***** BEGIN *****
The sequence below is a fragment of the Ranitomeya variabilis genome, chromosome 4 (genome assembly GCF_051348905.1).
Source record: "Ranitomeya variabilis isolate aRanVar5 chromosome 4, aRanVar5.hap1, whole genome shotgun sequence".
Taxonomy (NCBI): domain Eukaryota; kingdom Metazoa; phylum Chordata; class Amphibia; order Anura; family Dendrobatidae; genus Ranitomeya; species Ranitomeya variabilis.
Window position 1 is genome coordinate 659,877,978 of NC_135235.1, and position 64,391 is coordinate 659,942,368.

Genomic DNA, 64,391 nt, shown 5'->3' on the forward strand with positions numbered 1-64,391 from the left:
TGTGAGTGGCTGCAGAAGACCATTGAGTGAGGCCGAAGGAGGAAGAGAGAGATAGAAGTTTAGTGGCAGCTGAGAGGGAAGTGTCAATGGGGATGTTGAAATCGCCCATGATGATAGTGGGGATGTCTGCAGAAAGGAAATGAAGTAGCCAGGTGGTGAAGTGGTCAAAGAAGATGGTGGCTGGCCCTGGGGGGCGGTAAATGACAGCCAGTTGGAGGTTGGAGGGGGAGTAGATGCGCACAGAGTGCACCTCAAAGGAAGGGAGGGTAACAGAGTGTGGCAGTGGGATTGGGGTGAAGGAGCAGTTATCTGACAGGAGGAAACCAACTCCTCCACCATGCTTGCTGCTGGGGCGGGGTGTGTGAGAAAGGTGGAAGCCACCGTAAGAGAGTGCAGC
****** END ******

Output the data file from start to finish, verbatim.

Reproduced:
The sequence below is a fragment of the Ranitomeya variabilis genome, chromosome 4 (genome assembly GCF_051348905.1).
Source record: "Ranitomeya variabilis isolate aRanVar5 chromosome 4, aRanVar5.hap1, whole genome shotgun sequence".
Taxonomy (NCBI): domain Eukaryota; kingdom Metazoa; phylum Chordata; class Amphibia; order Anura; family Dendrobatidae; genus Ranitomeya; species Ranitomeya variabilis.
Window position 1 is genome coordinate 659,877,978 of NC_135235.1, and position 64,391 is coordinate 659,942,368.

Genomic DNA, 64,391 nt, shown 5'->3' on the forward strand with positions numbered 1-64,391 from the left:
TGTGAGTGGCTGCAGAAGACCATTGAGTGAGGCCGAAGGAGGAAGAGAGAGATAGAAGTTTAGTGGCAGCTGAGAGGGAAGTGTCAATGGGGATGTTGAAATCGCCCATGATGATAGTGGGGATGTCTGCAGAAAGGAAATGAAGTAGCCAGGTGGTGAAGTGGTCAAAGAAGATGGTGGCTGGCCCTGGGGGGCGGTAAATGACAGCCAGTTGGAGGTTGGAGGGGGAGTAGATGCGCACAGAGTGCACCTCAAAGGAAGGGAGGGTAACAGAGTGTGGCAGTGGGATTGGGGTGAAGGAGCAGTTATCTGACAGGAGGAAACCAACTCCTCCACCATGCTTGCTGCTGGGGCGGGGTGTGTGAGAAAGGTGGAAGCCACCGTAAGAGAGTGCAGC